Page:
As announced on March 17, Sam Quinones’ book “Dreamland: The True Tale of America’s Opiate Epidemic,” which features the city of Portsmouth, won the National Book Critics Circle award for nonfiction.
Long-time residents of Portsmouth will recognize the origins of the book’s title, Dreamland, as the pool that acted as the center of life in Portsmouth. The pool inspired Quinones as he thought of it as a symbol of the town’s economic prosperity. As factories closed and business failed, Dreamland too began to decline until it closed in the early 90s. In his book Quinones uses Dreamland’s rise and fall as an example of the all-American, middle-class community.
Part of Dreamland’s story centers around the Xalisco boys, a group of Mexican immigrants selling black tar heroine in the Unites States.
Unlike the standard drug cartel, the Xalisco boys dealt drugs like a small business, taking calls from buyers, making deliveries, and following up with customers about the quality of their runners’ service. Slowly they infiltrated small towns across the U.S., eventually setting up shop in Columbus, Ohio.
The other half of Dreamland describes how Portsmouth’s community came under siege, pills mills opening throughout the Scioto county area and the clinic’s doctors prescribing opiate-related drugs which they said were non-addictive.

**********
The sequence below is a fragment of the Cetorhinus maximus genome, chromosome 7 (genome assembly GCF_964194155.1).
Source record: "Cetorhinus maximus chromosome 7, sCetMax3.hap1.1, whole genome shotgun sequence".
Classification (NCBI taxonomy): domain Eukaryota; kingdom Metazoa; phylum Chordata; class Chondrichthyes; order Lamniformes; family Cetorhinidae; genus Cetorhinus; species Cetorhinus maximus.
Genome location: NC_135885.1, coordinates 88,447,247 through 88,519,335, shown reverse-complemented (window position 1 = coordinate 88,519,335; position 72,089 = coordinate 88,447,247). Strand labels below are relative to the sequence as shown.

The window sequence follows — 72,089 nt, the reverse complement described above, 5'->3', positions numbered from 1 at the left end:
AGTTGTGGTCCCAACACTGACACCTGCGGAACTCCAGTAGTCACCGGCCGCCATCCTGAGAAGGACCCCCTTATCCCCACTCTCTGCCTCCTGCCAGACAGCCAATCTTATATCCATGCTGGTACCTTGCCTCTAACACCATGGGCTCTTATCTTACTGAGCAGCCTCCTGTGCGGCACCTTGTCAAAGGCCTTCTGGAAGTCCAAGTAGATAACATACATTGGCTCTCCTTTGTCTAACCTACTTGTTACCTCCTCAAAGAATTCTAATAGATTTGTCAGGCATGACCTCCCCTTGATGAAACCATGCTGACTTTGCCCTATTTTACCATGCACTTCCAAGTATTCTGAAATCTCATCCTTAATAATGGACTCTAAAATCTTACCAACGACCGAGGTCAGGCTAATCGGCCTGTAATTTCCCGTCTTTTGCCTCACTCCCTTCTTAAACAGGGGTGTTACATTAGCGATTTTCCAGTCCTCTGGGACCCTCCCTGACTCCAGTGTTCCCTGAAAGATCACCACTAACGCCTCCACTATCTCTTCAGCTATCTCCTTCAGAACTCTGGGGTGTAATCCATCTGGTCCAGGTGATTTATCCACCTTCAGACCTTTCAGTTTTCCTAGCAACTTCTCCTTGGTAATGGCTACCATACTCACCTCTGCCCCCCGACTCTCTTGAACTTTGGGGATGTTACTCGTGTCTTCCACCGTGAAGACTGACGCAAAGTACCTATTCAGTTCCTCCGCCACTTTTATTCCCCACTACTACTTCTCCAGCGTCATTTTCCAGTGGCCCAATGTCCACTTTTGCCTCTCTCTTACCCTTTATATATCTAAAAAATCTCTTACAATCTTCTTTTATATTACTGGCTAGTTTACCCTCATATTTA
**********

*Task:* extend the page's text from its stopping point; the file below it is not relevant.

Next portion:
Of course the doctor’s claims proved untrue, and prescription drug addiction quickly spread throughout the community. Once cash ran out, addicts found the black tar heroine, often from the Xalisco boys, cheaper and easier to obtain.
Now the last pill mill has closed its doors, and Portsmouth has begun its long road to recovery. Quinones describes the changes the town has made to its infrastructure and how it has invested in a quality counseling center for addicts. “Addicts need a promise of a future,” says Quinones. “It [Portsmouth] is not perfect. It has a long way to go… . [But] it ought to be a symbol for the country, some place people ought to take notice of. Other places aren’t nearly as far along in this [recovery].”
In addition to the National Book Critics Circles award for nonfiction, Dreamland has received several other honors and awards, including Amazon.com’s Best Books of the Year 2015, Entertainment Weekly’s 10 Best Books of 2015, the Boston Globe’s Best Books of 2015, and the Seattle Times’ Best Books of 2015. Dreamland is also a finalist for the L.A. Times Book Prize, the winner of which will be announced April 9 at their annual book festival.
Quinones will present Dreamland at Shawnee University at 7pm on April 21st in the Flohr Lecture Hall of the Clark Memorial Library. Dreamland: The True Tale of America’s Opiate Epidemic (Bloomsbury) comes out in paperback April 5th and is available wherever books are sold.